BATTLEFRONT II: THE MICROTRANSACTIONS STRIKE BACK
It is a dark time for gamers. Although the season pass has been destroyed, economic forces have driven EA back to the drawing board in an attempt to make money. This, alongside the new wave of micro-transactions has driven gamers to hide in their homes and not purchase the game.
Evading the dreaded EA micro-transactions, a group of freedom gamers led by common sense have established a new base in a website called ‘Reddit’.
The Evil Corporate Lord of EA, obsessed with finding these gamers for purchases, has deleted these micro transactions, but does the product live up to the hype, or will it live in the shadow of gaming infamy?
I was in that group, the group of freedom fighters deciding whether to cancel their pre-order or not. I was REALLY close to doing it, the idea of having to play what is a week of working an actual job in order to play as some of the most iconic characters ever really didn’t appeal to me (nor it should have to anyone). But I didn’t, I decided that I was gonna give the game a chance, and when I heard they lowered the character unlock prices and temporarily removed the in-game purchases (Key word: temporarily ), I was locked into my decision of buying the game. After all that thought process and many hours of gameplay, I am happy to say that the purchase was well worth it.
I’ll be dividing this review into two parts: Single player and Multiplayer. Let’s start with the Single Player aspect:
I was pleasantly surprised with the campaign. I never thought it would succeed in immersing me as much as it did. Even though the story itself isn’t the most complex or an intricate work of storytelling, it was a really good one that kept me intrigued as to what was gonna develop next. It was amazing seeing how I felt I was being a part of an actual ‘Star Wars’ film, some moments being as good as to send chills down my spine. This all comes through thanks to how it’s laid out and executed throughout.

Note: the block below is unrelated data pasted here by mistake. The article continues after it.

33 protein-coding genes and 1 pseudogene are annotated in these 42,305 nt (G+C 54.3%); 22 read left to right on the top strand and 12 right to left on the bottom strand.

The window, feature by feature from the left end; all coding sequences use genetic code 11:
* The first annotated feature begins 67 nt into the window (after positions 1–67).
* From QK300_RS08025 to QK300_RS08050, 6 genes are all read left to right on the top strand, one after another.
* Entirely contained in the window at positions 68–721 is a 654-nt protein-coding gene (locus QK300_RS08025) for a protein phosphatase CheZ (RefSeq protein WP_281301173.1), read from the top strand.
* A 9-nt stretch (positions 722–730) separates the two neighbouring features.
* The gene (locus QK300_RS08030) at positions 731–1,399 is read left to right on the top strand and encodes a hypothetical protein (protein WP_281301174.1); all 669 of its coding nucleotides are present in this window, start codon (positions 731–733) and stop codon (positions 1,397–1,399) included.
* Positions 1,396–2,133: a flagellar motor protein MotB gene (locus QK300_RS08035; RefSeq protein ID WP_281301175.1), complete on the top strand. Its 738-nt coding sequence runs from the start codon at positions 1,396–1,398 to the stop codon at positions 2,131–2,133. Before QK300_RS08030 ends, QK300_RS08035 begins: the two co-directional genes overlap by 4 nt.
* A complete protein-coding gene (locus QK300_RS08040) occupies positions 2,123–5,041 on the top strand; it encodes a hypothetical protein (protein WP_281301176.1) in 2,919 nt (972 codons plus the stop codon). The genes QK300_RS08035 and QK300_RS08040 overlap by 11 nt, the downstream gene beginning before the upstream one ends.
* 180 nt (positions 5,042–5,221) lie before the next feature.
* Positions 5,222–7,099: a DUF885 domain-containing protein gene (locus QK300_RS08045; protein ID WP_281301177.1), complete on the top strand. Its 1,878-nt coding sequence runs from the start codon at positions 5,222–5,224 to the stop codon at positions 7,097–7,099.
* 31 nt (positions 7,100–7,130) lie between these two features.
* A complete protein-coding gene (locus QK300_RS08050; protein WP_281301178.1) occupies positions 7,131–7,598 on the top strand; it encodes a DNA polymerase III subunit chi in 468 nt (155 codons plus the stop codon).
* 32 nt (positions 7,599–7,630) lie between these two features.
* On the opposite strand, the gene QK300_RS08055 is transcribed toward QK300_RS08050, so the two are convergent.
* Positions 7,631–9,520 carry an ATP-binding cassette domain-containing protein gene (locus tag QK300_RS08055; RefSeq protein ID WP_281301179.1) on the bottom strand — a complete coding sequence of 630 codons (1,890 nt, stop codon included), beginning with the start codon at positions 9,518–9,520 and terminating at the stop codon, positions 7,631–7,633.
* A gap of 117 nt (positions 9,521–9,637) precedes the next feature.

What makes the campaign excel in these moments is how it’s executed, from the score, all the way to character selection. The campaign varies with its playable characters. Even though Iden Versio is the protagonist, you still get to play with some of the most beloved characters from the franchise. The missions, although very simple, are great to play through. Beautiful graphics, fun gameplay, an iconic score, and just great source material to go off of, the campaign is a highlight of the game and worth the price of admission alone.
Some people may have a problem with the length of the campaign, but if it were to go any longer, the whole campaign would suffer. The only problem I saw with the campaign was that it could be very formulaic at times. Whether it be same objectives or repetitive stuff, such as protecting someone, it may get tiresome for some gamers.
Another single player aspect the game has to offer is its Arcade mode. It’s a series of what I call a “mock multiplayer” as it features what is the multiplayer formula, but with a challenge makeup on top of it. It’s a good “time waster” if you want to put it that way, but it’s nothing out of this world or horrible, it’s just okay. This is what single player offers for the most part, the campaign being the highlight, but what’s up with multiplayer? After all the controversy, does it live up to the hype?
For the most part, I was borderline disappointed with Battlefront II’s multiplayer. This comes basically because it’s the same as the past game, the changes being very minor. Don’t get me wrong I had great fun with the multiplayer, but its innovation is just minimal and leaves much to be desired.
In regards to the controversy of unlocking characters, I currently find myself with 25k credits and that’s with playing at the minimum to offer a proper review. I find the unlocks right now to be accessible, and you do get a sense of pride when you unlock one. I strongly believe that “In-Game” purchases are not necessary, and if the game to be left like it is right now, then it would be just fine, but that’s another argument on itself. A grind, sure, but not as stupidly long or unnecessary as was set before.
In the end, ‘STAR WARS Battlefront II’ is a game that is surrounded by controversy, but in the end takes a big leap in improvement on some fronts that its predecessor failed. No major improvements or changes to the multiplayer and some repetitiveness in single player modes are the only things that detract from the overall package.